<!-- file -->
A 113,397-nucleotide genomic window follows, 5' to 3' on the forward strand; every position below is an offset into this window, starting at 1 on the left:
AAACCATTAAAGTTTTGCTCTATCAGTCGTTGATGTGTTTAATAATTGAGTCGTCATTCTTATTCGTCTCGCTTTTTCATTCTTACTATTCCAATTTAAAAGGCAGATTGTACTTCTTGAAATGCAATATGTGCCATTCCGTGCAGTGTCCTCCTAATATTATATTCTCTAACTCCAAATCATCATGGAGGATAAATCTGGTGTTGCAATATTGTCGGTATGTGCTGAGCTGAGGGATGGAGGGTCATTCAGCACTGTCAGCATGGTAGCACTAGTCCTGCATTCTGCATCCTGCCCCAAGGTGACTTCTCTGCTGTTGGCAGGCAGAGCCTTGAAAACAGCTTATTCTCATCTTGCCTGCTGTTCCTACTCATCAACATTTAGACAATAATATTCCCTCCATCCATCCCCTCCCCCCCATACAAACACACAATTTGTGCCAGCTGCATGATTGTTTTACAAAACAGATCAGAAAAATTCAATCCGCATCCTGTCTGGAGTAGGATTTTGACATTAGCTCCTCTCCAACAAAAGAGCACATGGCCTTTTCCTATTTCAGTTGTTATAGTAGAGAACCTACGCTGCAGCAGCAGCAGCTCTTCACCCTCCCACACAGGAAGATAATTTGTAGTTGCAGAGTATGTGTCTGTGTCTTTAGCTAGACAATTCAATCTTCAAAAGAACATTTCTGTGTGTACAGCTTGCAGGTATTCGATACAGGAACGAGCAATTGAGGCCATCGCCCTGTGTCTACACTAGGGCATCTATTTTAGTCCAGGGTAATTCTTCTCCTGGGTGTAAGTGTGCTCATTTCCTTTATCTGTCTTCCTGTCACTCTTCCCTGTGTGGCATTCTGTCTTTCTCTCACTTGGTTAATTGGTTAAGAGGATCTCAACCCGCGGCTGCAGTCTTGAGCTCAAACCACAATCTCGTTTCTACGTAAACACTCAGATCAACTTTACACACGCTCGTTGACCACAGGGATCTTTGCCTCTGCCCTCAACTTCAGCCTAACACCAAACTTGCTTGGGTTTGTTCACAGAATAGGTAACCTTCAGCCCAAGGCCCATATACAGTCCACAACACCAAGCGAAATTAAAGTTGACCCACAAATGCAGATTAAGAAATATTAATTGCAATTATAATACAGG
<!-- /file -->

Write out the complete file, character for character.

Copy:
A 113,397-nucleotide genomic window follows, 5' to 3' on the forward strand; every position below is an offset into this window, starting at 1 on the left:
AAACCATTAAAGTTTTGCTCTATCAGTCGTTGATGTGTTTAATAATTGAGTCGTCATTCTTATTCGTCTCGCTTTTTCATTCTTACTATTCCAATTTAAAAGGCAGATTGTACTTCTTGAAATGCAATATGTGCCATTCCGTGCAGTGTCCTCCTAATATTATATTCTCTAACTCCAAATCATCATGGAGGATAAATCTGGTGTTGCAATATTGTCGGTATGTGCTGAGCTGAGGGATGGAGGGTCATTCAGCACTGTCAGCATGGTAGCACTAGTCCTGCATTCTGCATCCTGCCCCAAGGTGACTTCTCTGCTGTTGGCAGGCAGAGCCTTGAAAACAGCTTATTCTCATCTTGCCTGCTGTTCCTACTCATCAACATTTAGACAATAATATTCCCTCCATCCATCCCCTCCCCCCCATACAAACACACAATTTGTGCCAGCTGCATGATTGTTTTACAAAACAGATCAGAAAAATTCAATCCGCATCCTGTCTGGAGTAGGATTTTGACATTAGCTCCTCTCCAACAAAAGAGCACATGGCCTTTTCCTATTTCAGTTGTTATAGTAGAGAACCTACGCTGCAGCAGCAGCAGCTCTTCACCCTCCCACACAGGAAGATAATTTGTAGTTGCAGAGTATGTGTCTGTGTCTTTAGCTAGACAATTCAATCTTCAAAAGAACATTTCTGTGTGTACAGCTTGCAGGTATTCGATACAGGAACGAGCAATTGAGGCCATCGCCCTGTGTCTACACTAGGGCATCTATTTTAGTCCAGGGTAATTCTTCTCCTGGGTGTAAGTGTGCTCATTTCCTTTATCTGTCTTCCTGTCACTCTTCCCTGTGTGGCATTCTGTCTTTCTCTCACTTGGTTAATTGGTTAAGAGGATCTCAACCCGCGGCTGCAGTCTTGAGCTCAAACCACAATCTCGTTTCTACGTAAACACTCAGATCAACTTTACACACGCTCGTTGACCACAGGGATCTTTGCCTCTGCCCTCAACTTCAGCCTAACACCAAACTTGCTTGGGTTTGTTCACAGAATAGGTAACCTTCAGCCCAAGGCCCATATACAGTCCACAACACCAAGCGAAATTAAAGTTGACCCACAAATGCAGATTAAGAAATATTAATTGCAATTATAATACAGG